Fewer workers injured while on duty, but workplace deaths have gone up

Fewer workers were injured in 2015, but there were more who were killed at their workplace, according to a report from WSH Institute on March 10, 2016.
Fewer workers were injured in 2015, but there were more who were killed at their workplace, according to a report from WSH Institute on March 10, 2016.PHOTO: ST FILE

SINGAPORE - Fewer workers were injured in 2015, but more died while on duty. 

In 2015, 66 workers were killed at their workplaces, up from 60 in 2014, according to an annual report released by the Workplace Safety and Health (WSH) Institute on Thursday (March 10).

But overall, fewer workers were hurt at work. In 2015, 12,285 workers suffered major or minor injuries at work, down from 13,535 in 2014.

Construction accounted for the most fatalities in 2015, with 27 deaths. Transportation had 15 deaths, while manufacturing had six.


GRAPHIC: WORKPLACE SAFETY AND HEALTH INSTITUTE

A total of 23 workers fell to their deaths. Traffic accidents took 10 lives, while 10 workers were killed by moving or falling objects.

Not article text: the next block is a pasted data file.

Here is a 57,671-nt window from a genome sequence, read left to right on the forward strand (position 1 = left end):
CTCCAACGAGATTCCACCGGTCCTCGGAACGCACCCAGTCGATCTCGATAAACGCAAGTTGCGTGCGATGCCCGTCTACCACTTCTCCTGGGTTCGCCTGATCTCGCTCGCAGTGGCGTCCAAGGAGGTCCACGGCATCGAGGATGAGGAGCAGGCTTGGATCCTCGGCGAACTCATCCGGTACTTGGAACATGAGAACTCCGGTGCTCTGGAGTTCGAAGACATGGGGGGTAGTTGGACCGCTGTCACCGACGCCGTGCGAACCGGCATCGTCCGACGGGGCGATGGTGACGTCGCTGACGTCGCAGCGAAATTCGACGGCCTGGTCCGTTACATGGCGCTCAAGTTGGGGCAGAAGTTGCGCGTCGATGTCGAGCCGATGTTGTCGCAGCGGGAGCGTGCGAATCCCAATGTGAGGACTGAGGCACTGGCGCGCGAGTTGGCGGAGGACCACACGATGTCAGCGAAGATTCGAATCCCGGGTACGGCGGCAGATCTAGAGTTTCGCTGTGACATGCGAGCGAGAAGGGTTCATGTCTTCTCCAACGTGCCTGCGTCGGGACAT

"These fatalities could have been easily prevented if we just spend a little bit more attention to workplace safety and health," said Minister of State for Manpower Sam Tan at a workplace safety conference on Thursday (March 10).


GRAPHIC: WORKPLACE SAFETY AND HEALTH INSTITUTE

To cut the number of deaths and injuries at worksites, the WSH Council has printed and distributed a pocket-size checklist for worksite supervisors to remind them of safety tips.

Also in the pipeline are safety clinics to be held at the worksites and a new programme to help companies implement traffic safety.

These new measures will be rolled out in the second half of 2016, said Mr Tan.

Correction note: An earlier version of this story stated the WSH Institute printed and distributed pocket-sized safety checklists for worksite supervisors. This was actually done by the WSH Council.